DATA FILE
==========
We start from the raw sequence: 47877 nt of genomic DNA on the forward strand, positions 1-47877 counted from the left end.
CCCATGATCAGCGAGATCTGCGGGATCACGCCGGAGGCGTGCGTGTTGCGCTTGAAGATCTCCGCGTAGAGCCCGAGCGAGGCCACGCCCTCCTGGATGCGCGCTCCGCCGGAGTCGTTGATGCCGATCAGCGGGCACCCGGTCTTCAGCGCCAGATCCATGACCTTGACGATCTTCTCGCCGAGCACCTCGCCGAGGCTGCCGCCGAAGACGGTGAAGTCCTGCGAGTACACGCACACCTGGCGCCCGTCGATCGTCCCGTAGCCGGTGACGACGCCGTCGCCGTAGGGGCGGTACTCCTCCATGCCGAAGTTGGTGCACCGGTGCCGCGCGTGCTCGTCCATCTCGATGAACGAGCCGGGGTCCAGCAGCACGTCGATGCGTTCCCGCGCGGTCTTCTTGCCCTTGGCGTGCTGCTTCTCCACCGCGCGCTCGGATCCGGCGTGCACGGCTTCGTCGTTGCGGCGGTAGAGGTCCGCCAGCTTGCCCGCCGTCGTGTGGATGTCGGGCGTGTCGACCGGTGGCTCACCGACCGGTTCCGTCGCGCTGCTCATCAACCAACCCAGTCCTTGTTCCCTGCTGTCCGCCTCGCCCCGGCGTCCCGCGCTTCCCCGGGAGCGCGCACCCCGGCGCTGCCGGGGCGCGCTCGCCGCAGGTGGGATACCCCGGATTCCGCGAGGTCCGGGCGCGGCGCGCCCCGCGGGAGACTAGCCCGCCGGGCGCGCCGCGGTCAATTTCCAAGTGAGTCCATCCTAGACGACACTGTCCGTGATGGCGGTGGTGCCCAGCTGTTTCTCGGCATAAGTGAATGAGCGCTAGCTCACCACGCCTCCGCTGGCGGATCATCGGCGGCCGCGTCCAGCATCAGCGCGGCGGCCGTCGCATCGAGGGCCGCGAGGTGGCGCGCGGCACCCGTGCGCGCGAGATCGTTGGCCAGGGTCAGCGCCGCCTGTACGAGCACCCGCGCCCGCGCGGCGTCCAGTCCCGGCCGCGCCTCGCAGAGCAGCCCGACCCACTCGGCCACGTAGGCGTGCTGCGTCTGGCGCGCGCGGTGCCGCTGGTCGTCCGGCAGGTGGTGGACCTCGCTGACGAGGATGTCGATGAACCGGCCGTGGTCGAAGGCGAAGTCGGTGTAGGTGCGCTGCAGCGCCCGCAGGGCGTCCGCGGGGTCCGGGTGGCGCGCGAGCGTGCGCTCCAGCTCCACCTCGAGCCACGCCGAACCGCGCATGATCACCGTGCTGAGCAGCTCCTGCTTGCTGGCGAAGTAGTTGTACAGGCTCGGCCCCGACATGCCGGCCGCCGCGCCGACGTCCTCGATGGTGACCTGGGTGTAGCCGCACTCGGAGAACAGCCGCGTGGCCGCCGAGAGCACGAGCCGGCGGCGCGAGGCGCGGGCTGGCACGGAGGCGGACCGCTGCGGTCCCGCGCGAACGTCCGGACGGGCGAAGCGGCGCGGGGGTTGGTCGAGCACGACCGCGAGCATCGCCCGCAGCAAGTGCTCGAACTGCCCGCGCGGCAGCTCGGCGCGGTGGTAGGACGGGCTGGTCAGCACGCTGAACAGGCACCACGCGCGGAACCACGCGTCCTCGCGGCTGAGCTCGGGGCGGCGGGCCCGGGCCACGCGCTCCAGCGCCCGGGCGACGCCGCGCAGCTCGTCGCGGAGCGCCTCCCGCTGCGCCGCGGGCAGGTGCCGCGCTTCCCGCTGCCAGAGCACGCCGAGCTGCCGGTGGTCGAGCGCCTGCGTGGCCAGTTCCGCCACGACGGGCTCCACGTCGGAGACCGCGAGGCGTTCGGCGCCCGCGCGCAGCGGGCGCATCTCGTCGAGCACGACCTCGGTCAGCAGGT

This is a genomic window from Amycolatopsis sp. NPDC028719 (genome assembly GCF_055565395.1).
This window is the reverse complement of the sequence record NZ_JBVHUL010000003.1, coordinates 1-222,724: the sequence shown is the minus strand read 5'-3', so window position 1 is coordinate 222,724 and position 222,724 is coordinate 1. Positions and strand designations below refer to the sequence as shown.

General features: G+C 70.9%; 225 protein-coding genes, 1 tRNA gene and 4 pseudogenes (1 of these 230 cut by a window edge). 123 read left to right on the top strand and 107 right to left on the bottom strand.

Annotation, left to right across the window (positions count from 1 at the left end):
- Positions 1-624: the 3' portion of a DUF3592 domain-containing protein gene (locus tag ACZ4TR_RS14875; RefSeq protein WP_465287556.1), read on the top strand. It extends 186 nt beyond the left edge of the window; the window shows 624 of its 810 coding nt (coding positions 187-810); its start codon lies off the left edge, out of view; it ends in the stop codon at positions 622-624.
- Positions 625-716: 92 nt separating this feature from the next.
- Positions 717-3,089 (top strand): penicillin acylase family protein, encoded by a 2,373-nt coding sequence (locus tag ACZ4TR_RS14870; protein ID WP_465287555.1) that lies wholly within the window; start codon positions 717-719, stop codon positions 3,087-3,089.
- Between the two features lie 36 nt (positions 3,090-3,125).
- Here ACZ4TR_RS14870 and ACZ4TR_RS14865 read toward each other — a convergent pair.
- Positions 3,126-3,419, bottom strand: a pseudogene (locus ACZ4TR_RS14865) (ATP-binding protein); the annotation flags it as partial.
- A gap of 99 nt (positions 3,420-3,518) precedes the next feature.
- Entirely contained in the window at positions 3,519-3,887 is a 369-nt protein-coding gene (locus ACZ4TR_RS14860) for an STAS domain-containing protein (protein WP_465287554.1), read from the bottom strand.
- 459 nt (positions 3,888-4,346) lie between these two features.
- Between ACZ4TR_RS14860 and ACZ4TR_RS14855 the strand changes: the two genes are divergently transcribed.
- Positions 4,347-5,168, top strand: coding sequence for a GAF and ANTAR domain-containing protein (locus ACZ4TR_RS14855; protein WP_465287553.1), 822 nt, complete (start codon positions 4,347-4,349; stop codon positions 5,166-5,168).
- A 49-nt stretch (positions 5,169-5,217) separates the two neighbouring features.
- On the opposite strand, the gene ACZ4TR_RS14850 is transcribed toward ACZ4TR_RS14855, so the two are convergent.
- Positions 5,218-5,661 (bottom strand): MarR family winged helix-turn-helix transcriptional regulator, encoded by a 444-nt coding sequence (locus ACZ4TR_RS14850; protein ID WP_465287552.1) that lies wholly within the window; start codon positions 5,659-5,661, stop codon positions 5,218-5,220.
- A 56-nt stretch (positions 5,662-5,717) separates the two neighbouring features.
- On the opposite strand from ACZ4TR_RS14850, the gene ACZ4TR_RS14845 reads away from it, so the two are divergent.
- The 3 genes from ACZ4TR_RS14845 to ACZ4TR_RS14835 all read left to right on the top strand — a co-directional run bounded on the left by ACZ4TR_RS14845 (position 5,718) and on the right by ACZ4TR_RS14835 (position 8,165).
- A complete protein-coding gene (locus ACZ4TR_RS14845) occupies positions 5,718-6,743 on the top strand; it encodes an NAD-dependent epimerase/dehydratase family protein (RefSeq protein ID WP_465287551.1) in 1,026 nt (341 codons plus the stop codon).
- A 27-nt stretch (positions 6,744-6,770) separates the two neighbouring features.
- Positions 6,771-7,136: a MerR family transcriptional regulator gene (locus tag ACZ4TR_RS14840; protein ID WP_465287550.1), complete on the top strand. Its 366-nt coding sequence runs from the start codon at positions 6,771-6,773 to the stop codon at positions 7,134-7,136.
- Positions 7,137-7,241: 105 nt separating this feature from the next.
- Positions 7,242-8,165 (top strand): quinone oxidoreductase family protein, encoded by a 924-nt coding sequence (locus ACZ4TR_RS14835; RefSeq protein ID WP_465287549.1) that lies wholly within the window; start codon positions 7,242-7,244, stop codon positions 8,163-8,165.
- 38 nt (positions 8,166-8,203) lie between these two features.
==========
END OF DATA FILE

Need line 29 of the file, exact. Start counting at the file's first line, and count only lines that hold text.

- 38 nt (positions 8,166-8,203) lie between these two features.